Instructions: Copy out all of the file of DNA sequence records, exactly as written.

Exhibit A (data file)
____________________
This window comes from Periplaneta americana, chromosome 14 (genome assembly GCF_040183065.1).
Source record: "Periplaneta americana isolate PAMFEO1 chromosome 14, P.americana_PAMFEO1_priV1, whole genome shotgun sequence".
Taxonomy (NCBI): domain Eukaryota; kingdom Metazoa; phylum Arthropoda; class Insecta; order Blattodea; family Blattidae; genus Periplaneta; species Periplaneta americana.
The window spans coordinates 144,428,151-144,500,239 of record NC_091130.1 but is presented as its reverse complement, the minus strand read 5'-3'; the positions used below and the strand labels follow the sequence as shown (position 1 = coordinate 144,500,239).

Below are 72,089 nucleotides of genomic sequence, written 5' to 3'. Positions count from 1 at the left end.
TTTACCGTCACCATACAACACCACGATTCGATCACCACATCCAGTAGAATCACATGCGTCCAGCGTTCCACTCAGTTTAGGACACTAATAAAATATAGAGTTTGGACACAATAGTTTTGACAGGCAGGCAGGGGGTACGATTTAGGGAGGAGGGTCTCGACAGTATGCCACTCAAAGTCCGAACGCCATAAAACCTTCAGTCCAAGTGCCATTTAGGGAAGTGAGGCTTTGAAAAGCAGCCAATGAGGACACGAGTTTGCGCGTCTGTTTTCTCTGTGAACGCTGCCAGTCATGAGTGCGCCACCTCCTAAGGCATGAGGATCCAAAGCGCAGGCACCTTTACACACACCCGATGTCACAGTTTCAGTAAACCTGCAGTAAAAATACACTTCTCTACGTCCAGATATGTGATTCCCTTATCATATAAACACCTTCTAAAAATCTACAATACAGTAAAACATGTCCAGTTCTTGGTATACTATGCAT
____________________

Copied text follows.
This window comes from Periplaneta americana, chromosome 14 (genome assembly GCF_040183065.1).
Source record: "Periplaneta americana isolate PAMFEO1 chromosome 14, P.americana_PAMFEO1_priV1, whole genome shotgun sequence".
Taxonomy (NCBI): domain Eukaryota; kingdom Metazoa; phylum Arthropoda; class Insecta; order Blattodea; family Blattidae; genus Periplaneta; species Periplaneta americana.
The window spans coordinates 144,428,151-144,500,239 of record NC_091130.1 but is presented as its reverse complement, the minus strand read 5'-3'; the positions used below and the strand labels follow the sequence as shown (position 1 = coordinate 144,500,239).

Below are 72,089 nucleotides of genomic sequence, written 5' to 3'. Positions count from 1 at the left end.
TTTACCGTCACCATACAACACCACGATTCGATCACCACATCCAGTAGAATCACATGCGTCCAGCGTTCCACTCAGTTTAGGACACTAATAAAATATAGAGTTTGGACACAATAGTTTTGACAGGCAGGCAGGGGGTACGATTTAGGGAGGAGGGTCTCGACAGTATGCCACTCAAAGTCCGAACGCCATAAAACCTTCAGTCCAAGTGCCATTTAGGGAAGTGAGGCTTTGAAAAGCAGCCAATGAGGACACGAGTTTGCGCGTCTGTTTTCTCTGTGAACGCTGCCAGTCATGAGTGCGCCACCTCCTAAGGCATGAGGATCCAAAGCGCAGGCACCTTTACACACACCCGATGTCACAGTTTCAGTAAACCTGCAGTAAAAATACACTTCTCTACGTCCAGATATGTGATTCCCTTATCATATAAACACCTTCTAAAAATCTACAATACAGTAAAACATGTCCAGTTCTTGGTATACTATGCAT